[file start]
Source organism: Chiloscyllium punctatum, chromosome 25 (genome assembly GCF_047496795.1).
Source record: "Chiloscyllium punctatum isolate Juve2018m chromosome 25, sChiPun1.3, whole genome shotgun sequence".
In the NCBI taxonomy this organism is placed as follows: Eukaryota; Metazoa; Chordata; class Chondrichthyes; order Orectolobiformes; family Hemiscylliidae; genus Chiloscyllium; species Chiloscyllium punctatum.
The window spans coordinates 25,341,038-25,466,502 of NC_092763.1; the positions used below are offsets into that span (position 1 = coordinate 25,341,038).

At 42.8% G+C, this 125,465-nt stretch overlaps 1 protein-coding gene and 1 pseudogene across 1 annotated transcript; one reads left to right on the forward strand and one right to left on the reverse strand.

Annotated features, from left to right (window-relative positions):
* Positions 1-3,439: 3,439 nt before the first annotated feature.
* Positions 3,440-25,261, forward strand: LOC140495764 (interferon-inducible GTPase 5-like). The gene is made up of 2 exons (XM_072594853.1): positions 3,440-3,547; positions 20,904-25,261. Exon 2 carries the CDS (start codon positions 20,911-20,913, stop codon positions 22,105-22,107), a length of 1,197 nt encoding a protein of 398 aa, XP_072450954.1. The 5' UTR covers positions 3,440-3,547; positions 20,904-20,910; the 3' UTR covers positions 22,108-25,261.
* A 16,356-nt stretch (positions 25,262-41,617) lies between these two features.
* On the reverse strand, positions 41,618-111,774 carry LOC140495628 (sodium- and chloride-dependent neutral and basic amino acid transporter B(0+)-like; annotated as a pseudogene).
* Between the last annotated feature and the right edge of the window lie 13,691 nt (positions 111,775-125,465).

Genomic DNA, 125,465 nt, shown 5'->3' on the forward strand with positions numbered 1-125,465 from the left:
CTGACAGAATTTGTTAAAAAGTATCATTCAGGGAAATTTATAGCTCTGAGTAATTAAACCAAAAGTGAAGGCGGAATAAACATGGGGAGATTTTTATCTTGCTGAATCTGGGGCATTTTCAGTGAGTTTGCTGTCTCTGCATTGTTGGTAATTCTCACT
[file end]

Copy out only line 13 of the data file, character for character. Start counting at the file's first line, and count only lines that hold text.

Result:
CTGACAGAATTTGTTAAAAAGTATCATTCAGGGAAATTTATAGCTCTGAGTAATTAAACCAAAAGTGAAGGCGGAATAAACATGGGGAGATTTTTATCTTGCTGAATCTGGGGCATTTTCAGTGAGTTTGCTGTCTCTGCATTGTTGGTAATTCTCACT